• The muzzling of the opposition, the tight control of the unions, and the new dominance of the army as a guarantor of Kais Saied’s security awakens personal ambitions in the Ministry of Defense. An institutional coup d’état quietly overthrows the President. The armed forces restore freedom of expression and open prisons. They promise free elections after a six-month transition period. The promise is not kept. The army retains

Today, the only certainty is that Tunisia is entering a transition phase. After the victory of July 25, Kais Saied is compelled not to disappoint his voters. Voting “yes” to the new Constitution meant turning one’s back on the 2011 revolution and re-establishing a strong regime supposed to ensure political stability and, one hopes, economic growth. If the president does not quickly improve the living conditions of the population, he risks cutting himself off from his electoral base. Many of Tunisia’s allies and partners are now doubtful. They are concerned about this new hyper-centralized political map, without credible opposition forces to fuel the national debate, and doubt the ability of the President to take on his economic challenges. The program of the head of state is an ideological corpus. He is quicker to lecture his fellow citizens than to solve the problems of everyday life: employment, health, education.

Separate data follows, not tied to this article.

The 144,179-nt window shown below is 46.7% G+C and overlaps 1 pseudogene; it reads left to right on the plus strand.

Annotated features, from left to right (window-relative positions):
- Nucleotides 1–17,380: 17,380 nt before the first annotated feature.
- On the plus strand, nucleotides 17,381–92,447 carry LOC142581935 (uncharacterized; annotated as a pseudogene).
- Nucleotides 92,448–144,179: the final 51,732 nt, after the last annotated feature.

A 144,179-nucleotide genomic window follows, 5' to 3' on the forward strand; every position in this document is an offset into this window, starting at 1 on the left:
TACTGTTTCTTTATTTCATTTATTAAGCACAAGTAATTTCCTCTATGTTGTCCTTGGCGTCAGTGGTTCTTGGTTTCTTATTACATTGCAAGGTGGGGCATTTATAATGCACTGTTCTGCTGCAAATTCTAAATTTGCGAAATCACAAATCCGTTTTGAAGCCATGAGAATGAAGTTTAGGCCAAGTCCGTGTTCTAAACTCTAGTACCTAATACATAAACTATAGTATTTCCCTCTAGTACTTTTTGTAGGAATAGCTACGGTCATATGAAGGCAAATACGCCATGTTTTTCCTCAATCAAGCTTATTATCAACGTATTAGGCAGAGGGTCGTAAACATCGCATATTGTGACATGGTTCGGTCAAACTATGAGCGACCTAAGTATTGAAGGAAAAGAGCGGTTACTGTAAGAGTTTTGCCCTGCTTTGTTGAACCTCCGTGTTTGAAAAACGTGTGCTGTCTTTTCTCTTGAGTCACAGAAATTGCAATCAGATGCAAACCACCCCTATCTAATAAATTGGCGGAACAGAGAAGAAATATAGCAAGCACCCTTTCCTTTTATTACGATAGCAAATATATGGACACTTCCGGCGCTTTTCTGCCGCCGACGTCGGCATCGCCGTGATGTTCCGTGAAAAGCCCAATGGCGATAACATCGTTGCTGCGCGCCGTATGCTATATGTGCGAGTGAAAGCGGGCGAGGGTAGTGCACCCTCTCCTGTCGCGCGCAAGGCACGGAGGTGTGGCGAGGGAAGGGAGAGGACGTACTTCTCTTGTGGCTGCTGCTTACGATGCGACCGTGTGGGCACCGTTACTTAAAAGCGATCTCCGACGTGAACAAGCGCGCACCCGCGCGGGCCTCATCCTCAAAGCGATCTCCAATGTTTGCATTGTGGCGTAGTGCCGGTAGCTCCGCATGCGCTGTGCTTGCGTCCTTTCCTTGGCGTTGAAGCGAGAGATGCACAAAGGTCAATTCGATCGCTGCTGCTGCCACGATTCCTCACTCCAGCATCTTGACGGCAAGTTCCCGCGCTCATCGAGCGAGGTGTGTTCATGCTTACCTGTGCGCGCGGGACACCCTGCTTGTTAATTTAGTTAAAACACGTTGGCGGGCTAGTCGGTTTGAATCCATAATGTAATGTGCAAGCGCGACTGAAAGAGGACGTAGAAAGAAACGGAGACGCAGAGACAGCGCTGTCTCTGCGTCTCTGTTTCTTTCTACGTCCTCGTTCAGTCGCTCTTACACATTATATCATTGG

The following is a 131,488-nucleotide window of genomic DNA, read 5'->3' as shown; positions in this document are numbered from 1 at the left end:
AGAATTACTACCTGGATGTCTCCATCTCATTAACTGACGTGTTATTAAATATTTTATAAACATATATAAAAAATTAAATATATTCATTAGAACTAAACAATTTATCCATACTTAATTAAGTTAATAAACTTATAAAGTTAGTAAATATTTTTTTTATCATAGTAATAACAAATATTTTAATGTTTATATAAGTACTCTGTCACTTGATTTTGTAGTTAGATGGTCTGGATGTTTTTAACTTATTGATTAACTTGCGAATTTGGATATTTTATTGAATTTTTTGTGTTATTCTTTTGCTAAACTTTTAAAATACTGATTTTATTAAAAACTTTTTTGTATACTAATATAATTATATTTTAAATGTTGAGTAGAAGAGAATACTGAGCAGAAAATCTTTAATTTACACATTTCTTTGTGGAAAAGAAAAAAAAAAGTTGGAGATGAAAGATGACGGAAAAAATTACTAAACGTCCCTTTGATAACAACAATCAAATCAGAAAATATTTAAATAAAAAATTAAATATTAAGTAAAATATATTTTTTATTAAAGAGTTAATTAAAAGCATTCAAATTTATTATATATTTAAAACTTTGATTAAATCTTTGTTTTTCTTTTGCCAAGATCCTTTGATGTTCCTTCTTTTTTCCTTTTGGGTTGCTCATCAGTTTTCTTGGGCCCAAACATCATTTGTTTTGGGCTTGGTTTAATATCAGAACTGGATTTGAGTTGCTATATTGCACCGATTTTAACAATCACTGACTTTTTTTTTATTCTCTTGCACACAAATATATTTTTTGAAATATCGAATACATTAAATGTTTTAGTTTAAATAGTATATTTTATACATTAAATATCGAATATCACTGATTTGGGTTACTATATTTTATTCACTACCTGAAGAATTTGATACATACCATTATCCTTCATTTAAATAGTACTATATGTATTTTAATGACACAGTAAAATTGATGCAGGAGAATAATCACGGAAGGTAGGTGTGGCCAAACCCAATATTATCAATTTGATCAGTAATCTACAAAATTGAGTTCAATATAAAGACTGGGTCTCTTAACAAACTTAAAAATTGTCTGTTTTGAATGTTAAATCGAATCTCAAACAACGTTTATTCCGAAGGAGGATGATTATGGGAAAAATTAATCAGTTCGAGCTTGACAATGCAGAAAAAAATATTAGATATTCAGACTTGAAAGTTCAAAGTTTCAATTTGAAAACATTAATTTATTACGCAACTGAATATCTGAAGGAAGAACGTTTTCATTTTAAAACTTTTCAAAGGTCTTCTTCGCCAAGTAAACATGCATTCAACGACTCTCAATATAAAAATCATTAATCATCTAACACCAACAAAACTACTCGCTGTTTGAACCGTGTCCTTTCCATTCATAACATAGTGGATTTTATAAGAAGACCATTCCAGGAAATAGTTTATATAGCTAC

Saied’s best ally is still the army, which has sworn loyalty to the institutions and is, for the moment, maintaining silent neutrality. As long as the presidential authority is sustained and the personal credibility of the President is intact with his electorate, the equation can be sustained. But the Achilles’ heel of this pattern is that it relies on strength. As in the Ben Ali era, issues related to security and the armed forces are becoming increasingly sensitive in Tunis. Military justice no longer hesitates to intervene to prevent the dissemination of information describing the relationship between the President and the army. [34] The message is clear, moreover, and the president has never hidden it: There is no turning back.[35] The new Constitution has passed and the zero hour can now begin.


[1] Tunisian voters approved a new constitution by 94.6% of the ballots. The turnout was 30.5%.

[2] “Tunisia: Saied Dissolves Parliament after a Vote against ‘Exceptional Measures’,” DW [Arabic], March 3, 2022,

[3] See video of the rare demonstrations of hostility to the Constitutional referendum:

[4]  “Tunisia: Law Professors Refuse to Appoint Jurists to the Advisory Committee,” Anadolu Agency [Arabic], May 23, 2022,

[5] The former minister of the interior, Ali Larayed, denounced the Constitutional project on the grounds that it “aims to normalize and legitimize the coup.” See “Tunisia- Larayedh: Saied’s Constitution Is an Attempt to End the Revolution,” Tunisie Numerique, July 10, 2022,